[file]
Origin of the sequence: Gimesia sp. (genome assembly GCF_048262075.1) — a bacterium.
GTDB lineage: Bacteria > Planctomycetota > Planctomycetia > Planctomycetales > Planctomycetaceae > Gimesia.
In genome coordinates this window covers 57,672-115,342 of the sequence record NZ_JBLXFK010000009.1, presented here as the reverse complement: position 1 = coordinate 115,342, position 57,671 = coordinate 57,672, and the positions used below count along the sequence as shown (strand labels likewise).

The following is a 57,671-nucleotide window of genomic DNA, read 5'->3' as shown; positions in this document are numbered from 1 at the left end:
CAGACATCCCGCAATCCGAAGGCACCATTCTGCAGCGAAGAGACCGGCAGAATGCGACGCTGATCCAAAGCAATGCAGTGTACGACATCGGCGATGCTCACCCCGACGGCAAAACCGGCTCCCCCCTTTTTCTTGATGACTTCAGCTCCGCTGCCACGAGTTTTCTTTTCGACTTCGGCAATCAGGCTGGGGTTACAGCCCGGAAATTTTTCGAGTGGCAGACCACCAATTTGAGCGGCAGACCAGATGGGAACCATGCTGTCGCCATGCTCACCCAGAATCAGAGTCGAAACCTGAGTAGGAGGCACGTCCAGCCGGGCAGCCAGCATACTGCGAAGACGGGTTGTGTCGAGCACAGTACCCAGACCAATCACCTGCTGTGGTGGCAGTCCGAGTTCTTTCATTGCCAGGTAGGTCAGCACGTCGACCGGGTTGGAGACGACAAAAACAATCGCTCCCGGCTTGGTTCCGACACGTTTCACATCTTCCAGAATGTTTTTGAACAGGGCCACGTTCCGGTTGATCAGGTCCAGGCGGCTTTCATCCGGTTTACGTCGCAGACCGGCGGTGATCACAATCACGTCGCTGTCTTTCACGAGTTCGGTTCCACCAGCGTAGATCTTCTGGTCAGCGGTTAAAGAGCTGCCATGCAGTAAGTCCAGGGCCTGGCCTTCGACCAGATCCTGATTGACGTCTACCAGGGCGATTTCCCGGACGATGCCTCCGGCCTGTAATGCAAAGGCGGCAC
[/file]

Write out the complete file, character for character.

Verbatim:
Origin of the sequence: Gimesia sp. (genome assembly GCF_048262075.1) — a bacterium.
GTDB lineage: Bacteria > Planctomycetota > Planctomycetia > Planctomycetales > Planctomycetaceae > Gimesia.
In genome coordinates this window covers 57,672-115,342 of the sequence record NZ_JBLXFK010000009.1, presented here as the reverse complement: position 1 = coordinate 115,342, position 57,671 = coordinate 57,672, and the positions used below count along the sequence as shown (strand labels likewise).

The following is a 57,671-nucleotide window of genomic DNA, read 5'->3' as shown; positions in this document are numbered from 1 at the left end:
CAGACATCCCGCAATCCGAAGGCACCATTCTGCAGCGAAGAGACCGGCAGAATGCGACGCTGATCCAAAGCAATGCAGTGTACGACATCGGCGATGCTCACCCCGACGGCAAAACCGGCTCCCCCCTTTTTCTTGATGACTTCAGCTCCGCTGCCACGAGTTTTCTTTTCGACTTCGGCAATCAGGCTGGGGTTACAGCCCGGAAATTTTTCGAGTGGCAGACCACCAATTTGAGCGGCAGACCAGATGGGAACCATGCTGTCGCCATGCTCACCCAGAATCAGAGTCGAAACCTGAGTAGGAGGCACGTCCAGCCGGGCAGCCAGCATACTGCGAAGACGGGTTGTGTCGAGCACAGTACCCAGACCAATCACCTGCTGTGGTGGCAGTCCGAGTTCTTTCATTGCCAGGTAGGTCAGCACGTCGACCGGGTTGGAGACGACAAAAACAATCGCTCCCGGCTTGGTTCCGACACGTTTCACATCTTCCAGAATGTTTTTGAACAGGGCCACGTTCCGGTTGATCAGGTCCAGGCGGCTTTCATCCGGTTTACGTCGCAGACCGGCGGTGATCACAATCACGTCGCTGTCTTTCACGAGTTCGGTTCCACCAGCGTAGATCTTCTGGTCAGCGGTTAAAGAGCTGCCATGCAGTAAGTCCAGGGCCTGGCCTTCGACCAGATCCTGATTGACGTCTACCAGGGCGATTTCCCGGACGATGCCTCCGGCCTGTAATGCAAAGGCGGCAC